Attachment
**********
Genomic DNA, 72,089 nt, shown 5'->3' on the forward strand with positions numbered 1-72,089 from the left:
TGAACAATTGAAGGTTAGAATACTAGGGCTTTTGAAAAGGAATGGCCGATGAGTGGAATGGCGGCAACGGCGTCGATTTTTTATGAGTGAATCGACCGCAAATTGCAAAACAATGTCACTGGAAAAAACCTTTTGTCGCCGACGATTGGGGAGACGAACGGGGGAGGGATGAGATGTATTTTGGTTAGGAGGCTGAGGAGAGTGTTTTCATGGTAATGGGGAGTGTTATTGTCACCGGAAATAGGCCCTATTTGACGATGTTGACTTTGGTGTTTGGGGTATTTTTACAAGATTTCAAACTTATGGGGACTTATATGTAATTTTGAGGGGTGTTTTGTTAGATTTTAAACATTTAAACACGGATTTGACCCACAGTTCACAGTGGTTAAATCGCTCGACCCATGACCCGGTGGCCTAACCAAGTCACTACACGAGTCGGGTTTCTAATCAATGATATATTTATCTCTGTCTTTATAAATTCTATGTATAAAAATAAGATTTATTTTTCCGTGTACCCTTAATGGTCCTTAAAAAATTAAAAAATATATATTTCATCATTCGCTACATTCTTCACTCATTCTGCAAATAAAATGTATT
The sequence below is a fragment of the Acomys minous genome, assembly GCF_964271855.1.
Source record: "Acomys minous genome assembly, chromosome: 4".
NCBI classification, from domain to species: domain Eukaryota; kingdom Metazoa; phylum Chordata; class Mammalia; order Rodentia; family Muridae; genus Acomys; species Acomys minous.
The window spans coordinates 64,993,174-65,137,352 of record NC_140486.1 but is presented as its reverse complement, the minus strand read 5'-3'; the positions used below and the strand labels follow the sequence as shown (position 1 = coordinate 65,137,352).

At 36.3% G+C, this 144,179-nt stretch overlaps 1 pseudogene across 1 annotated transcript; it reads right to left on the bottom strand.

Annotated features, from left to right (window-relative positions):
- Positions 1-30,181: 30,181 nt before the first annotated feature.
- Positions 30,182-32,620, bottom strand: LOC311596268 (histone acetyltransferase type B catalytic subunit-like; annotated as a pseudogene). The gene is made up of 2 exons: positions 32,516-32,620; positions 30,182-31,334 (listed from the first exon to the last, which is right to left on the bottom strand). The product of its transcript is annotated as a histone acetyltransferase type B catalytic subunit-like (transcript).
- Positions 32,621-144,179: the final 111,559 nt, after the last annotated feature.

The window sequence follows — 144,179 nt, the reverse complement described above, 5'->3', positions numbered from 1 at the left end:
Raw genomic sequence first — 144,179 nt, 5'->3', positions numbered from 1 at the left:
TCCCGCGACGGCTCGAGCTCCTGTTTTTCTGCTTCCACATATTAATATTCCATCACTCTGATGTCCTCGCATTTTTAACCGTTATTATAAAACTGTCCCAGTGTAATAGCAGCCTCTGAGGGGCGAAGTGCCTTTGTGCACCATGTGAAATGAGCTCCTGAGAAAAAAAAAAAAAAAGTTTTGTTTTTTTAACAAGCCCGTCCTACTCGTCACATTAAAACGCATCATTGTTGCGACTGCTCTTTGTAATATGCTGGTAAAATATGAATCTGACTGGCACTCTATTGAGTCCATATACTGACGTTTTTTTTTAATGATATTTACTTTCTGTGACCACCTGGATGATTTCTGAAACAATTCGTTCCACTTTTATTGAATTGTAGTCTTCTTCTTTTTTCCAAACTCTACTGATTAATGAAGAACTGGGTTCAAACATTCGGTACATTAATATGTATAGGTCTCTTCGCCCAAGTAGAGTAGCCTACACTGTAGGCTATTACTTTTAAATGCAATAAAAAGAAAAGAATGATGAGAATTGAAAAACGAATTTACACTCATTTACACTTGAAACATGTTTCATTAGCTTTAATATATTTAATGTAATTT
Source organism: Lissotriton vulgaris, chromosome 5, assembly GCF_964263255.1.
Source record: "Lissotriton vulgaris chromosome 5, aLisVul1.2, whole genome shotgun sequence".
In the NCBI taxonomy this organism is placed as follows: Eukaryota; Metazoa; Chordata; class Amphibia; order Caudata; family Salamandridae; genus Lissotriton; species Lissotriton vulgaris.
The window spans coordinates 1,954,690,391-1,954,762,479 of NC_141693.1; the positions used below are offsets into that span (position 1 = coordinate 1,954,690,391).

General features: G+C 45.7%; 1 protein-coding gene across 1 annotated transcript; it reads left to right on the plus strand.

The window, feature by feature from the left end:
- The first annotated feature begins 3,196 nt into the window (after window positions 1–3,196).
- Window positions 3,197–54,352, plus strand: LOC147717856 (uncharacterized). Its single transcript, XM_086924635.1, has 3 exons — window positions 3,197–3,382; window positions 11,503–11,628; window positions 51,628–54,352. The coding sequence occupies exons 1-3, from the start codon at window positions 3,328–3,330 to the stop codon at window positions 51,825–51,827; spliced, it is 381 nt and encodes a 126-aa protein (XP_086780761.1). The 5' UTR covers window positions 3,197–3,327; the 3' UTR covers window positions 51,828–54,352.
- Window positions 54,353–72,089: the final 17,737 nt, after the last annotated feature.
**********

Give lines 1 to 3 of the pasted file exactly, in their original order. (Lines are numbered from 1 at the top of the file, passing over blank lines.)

Genomic DNA, 72,089 nt, shown 5'->3' on the forward strand with positions numbered 1-72,089 from the left:
TGAACAATTGAAGGTTAGAATACTAGGGCTTTTGAAAAGGAATGGCCGATGAGTGGAATGGCGGCAACGGCGTCGATTTTTTATGAGTGAATCGACCGCAAATTGCAAAACAATGTCACTGGAAAAAACCTTTTGTCGCCGACGATTGGGGAGACGAACGGGGGAGGGATGAGATGTATTTTGGTTAGGAGGCTGAGGAGAGTGTTTTCATGGTAATGGGGAGTGTTATTGTCACCGGAAATAGGCCCTATTTGACGATGTTGACTTTGGTGTTTGGGGTATTTTTACAAGATTTCAAACTTATGGGGACTTATATGTAATTTTGAGGGGTGTTTTGTTAGATTTTAAACATTTAAACACGGATTTGACCCACAGTTCACAGTGGTTAAATCGCTCGACCCATGACCCGGTGGCCTAACCAAGTCACTACACGAGTCGGGTTTCTAATCAATGATATATTTATCTCTGTCTTTATAAATTCTATGTATAAAAATAAGATTTATTTTTCCGTGTACCCTTAATGGTCCTTAAAAAATTAAAAAATATATATTTCATCATTCGCTACATTCTTCACTCATTCTGCAAATAAAATGTATT
The sequence below is a fragment of the Acomys minous genome, assembly GCF_964271855.1.